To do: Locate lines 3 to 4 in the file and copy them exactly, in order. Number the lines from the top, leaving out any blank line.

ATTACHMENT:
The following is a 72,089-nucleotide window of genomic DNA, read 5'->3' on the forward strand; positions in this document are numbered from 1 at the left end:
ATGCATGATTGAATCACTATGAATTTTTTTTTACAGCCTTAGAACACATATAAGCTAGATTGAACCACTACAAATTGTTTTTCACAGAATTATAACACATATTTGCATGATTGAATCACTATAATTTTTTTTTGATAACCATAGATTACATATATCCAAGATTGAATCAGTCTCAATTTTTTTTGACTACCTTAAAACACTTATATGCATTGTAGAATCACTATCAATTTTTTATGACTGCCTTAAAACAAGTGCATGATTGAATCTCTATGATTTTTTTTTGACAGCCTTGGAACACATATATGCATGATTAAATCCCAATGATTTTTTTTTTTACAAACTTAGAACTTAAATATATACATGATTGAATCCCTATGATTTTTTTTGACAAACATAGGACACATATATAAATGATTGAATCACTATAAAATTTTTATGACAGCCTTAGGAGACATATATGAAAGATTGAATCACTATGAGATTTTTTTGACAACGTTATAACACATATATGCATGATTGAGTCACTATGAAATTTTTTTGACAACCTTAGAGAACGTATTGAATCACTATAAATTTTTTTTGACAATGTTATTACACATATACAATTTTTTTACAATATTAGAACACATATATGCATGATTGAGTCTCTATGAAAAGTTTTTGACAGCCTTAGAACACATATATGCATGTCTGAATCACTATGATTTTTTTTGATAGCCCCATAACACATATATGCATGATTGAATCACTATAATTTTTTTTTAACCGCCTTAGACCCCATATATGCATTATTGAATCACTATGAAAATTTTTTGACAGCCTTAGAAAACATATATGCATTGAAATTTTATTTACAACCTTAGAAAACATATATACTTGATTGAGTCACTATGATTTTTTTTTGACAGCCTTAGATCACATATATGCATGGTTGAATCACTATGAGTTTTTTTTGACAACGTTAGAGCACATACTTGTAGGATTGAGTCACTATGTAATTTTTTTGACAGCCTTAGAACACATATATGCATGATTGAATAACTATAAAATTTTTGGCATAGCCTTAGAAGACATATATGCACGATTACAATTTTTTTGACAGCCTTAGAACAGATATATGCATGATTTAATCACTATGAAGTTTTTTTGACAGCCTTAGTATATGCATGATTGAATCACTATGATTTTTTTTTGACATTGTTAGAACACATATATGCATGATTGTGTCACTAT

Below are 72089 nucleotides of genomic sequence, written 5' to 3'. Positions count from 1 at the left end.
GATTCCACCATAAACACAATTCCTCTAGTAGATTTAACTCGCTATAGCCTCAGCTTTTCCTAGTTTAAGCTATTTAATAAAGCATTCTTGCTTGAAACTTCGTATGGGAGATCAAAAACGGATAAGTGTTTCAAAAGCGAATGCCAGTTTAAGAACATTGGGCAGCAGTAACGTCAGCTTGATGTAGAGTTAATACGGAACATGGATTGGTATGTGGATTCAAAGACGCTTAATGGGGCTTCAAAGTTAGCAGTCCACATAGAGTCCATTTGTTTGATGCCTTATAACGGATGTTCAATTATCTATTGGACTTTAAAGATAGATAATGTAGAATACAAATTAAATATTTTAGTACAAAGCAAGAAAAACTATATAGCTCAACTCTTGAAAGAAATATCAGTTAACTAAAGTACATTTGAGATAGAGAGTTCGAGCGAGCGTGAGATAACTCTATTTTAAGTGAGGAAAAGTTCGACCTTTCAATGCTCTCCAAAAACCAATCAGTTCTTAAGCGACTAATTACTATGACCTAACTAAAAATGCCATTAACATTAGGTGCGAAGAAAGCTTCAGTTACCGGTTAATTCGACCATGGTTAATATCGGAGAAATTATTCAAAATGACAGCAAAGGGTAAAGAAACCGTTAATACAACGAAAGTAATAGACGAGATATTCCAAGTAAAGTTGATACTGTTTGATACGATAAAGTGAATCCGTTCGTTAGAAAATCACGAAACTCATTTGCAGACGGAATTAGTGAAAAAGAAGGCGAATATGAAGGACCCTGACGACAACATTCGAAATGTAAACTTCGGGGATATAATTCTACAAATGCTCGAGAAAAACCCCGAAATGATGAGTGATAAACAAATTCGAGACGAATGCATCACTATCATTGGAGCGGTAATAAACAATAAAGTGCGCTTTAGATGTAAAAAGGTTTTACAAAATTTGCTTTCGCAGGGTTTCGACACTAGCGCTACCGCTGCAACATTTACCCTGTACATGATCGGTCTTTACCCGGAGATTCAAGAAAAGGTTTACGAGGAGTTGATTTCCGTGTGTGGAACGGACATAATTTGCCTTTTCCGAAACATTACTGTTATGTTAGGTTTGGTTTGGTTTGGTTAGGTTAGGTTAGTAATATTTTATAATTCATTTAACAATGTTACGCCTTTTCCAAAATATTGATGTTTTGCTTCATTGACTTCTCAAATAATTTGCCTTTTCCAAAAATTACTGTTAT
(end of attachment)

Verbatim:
Below are 72089 nucleotides of genomic sequence, written 5' to 3'. Positions count from 1 at the left end.
GATTCCACCATAAACACAATTCCTCTAGTAGATTTAACTCGCTATAGCCTCAGCTTTTCCTAGTTTAAGCTATTTAATAAAGCATTCTTGCTTGAAACTTCGTATGGGAGATCAAAAACGGATAAGTGTTTCAAAAGCGAATGCCAGTTTAAGAACATTGGGCAGCAGTAACGTCAGCTTGATGTAGAGTTAATACGGAACATGGATTGGTATGTGGATTCAAAGACGCTTAATGGGGCTTCAAAGTTAGCAGTCCACATAGAGTCCATTTGTTTGATGCCTTATAACGGATGTTCAATTATCTATTGGACTTTAAAGATAGATAATGTAGAATACAAATTAAATATTTTAGTACAAAGCAAGAAAAACTATATAGCTCAACTCTTGAAAGAAATATCAGTTAACTAAAGTACATTTGAGATAGAGAGTTCGAGCGAGCGTGAGATAACTCTATTTTAAGTGAGGAAAAGTTCGACCTTTCAATGCTCTCCAAAAACCAATCAGTTCTTAAGCGACTAATTACTATGACCTAACTAAAAATGCCATTAACATTAGGTGCGAAGAAAGCTTCAGTTACCGGTTAATTCGACCATGGTTAATATCGGAGAAATTATTCAAAATGACAGCAAAGGGTAAAGAAACCGTTAATACAACGAAAGTAATAGACGAGATATTCCAAGTAAAGTTGATACTGTTTGATACGATAAAGTGAATCCGTTCGTTAGAAAATCACGAAACTCATTTGCAGACGGAATTAGTGAAAAAGAAGGCGAATATGAAGGACCCTGACGACAACATTCGAAATGTAAACTTCGGGGATATAATTCTACAAATGCTCGAGAAAAACCCCGAAATGATGAGTGATAAACAAATTCGAGACGAATGCATCACTATCATTGGAGCGGTAATAAACAATAAAGTGCGCTTTAGATGTAAAAAGGTTTTACAAAATTTGCTTTCGCAGGGTTTCGACACTAGCGCTACCGCTGCAACATTTACCCTGTACATGATCGGTCTTTACCCGGAGATTCAAGAAAAGGTTTACGAGGAGTTGATTTCCGTGTGTGGAACGGACATAATTTGCCTTTTCCGAAACATTACTGTTATGTTAGGTTTGGTTTGGTTTGGTTAGGTTAGGTTAGTAATATTTTATAATTCATTTAACAATGTTACGCCTTTTCCAAAATATTGATGTTTTGCTTCATTGACTTCTCAAATAATTTGCCTTTTCCAAAAATTACTGTTAT